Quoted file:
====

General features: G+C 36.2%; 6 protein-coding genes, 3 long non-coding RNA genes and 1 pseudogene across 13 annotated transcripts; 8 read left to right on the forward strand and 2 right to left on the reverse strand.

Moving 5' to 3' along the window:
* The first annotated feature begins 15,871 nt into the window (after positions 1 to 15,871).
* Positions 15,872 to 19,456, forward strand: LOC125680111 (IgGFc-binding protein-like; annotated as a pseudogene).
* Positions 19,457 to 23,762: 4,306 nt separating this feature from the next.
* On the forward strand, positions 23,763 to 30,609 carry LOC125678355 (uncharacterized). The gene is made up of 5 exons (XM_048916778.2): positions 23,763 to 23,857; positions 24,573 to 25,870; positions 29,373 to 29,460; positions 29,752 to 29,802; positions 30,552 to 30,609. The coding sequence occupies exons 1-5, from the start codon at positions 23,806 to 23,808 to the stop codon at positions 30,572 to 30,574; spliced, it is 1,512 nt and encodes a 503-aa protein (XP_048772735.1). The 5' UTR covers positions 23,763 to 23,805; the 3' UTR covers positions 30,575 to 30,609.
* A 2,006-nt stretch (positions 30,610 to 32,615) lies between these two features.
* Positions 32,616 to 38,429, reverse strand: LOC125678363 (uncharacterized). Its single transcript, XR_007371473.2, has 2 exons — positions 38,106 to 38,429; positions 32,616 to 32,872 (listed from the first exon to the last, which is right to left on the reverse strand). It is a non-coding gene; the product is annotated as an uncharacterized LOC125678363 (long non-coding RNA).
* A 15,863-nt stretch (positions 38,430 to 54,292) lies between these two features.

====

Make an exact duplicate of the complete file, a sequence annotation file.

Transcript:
General features: G+C 36.2%; 6 protein-coding genes, 3 long non-coding RNA genes and 1 pseudogene across 13 annotated transcripts; 8 read left to right on the forward strand and 2 right to left on the reverse strand.

Moving 5' to 3' along the window:
* The first annotated feature begins 15,871 nt into the window (after positions 1 to 15,871).
* Positions 15,872 to 19,456, forward strand: LOC125680111 (IgGFc-binding protein-like; annotated as a pseudogene).
* Positions 19,457 to 23,762: 4,306 nt separating this feature from the next.
* On the forward strand, positions 23,763 to 30,609 carry LOC125678355 (uncharacterized). The gene is made up of 5 exons (XM_048916778.2): positions 23,763 to 23,857; positions 24,573 to 25,870; positions 29,373 to 29,460; positions 29,752 to 29,802; positions 30,552 to 30,609. The coding sequence occupies exons 1-5, from the start codon at positions 23,806 to 23,808 to the stop codon at positions 30,572 to 30,574; spliced, it is 1,512 nt and encodes a 503-aa protein (XP_048772735.1). The 5' UTR covers positions 23,763 to 23,805; the 3' UTR covers positions 30,575 to 30,609.
* A 2,006-nt stretch (positions 30,610 to 32,615) lies between these two features.
* Positions 32,616 to 38,429, reverse strand: LOC125678363 (uncharacterized). Its single transcript, XR_007371473.2, has 2 exons — positions 38,106 to 38,429; positions 32,616 to 32,872 (listed from the first exon to the last, which is right to left on the reverse strand). It is a non-coding gene; the product is annotated as an uncharacterized LOC125678363 (long non-coding RNA).
* A 15,863-nt stretch (positions 38,430 to 54,292) lies between these two features.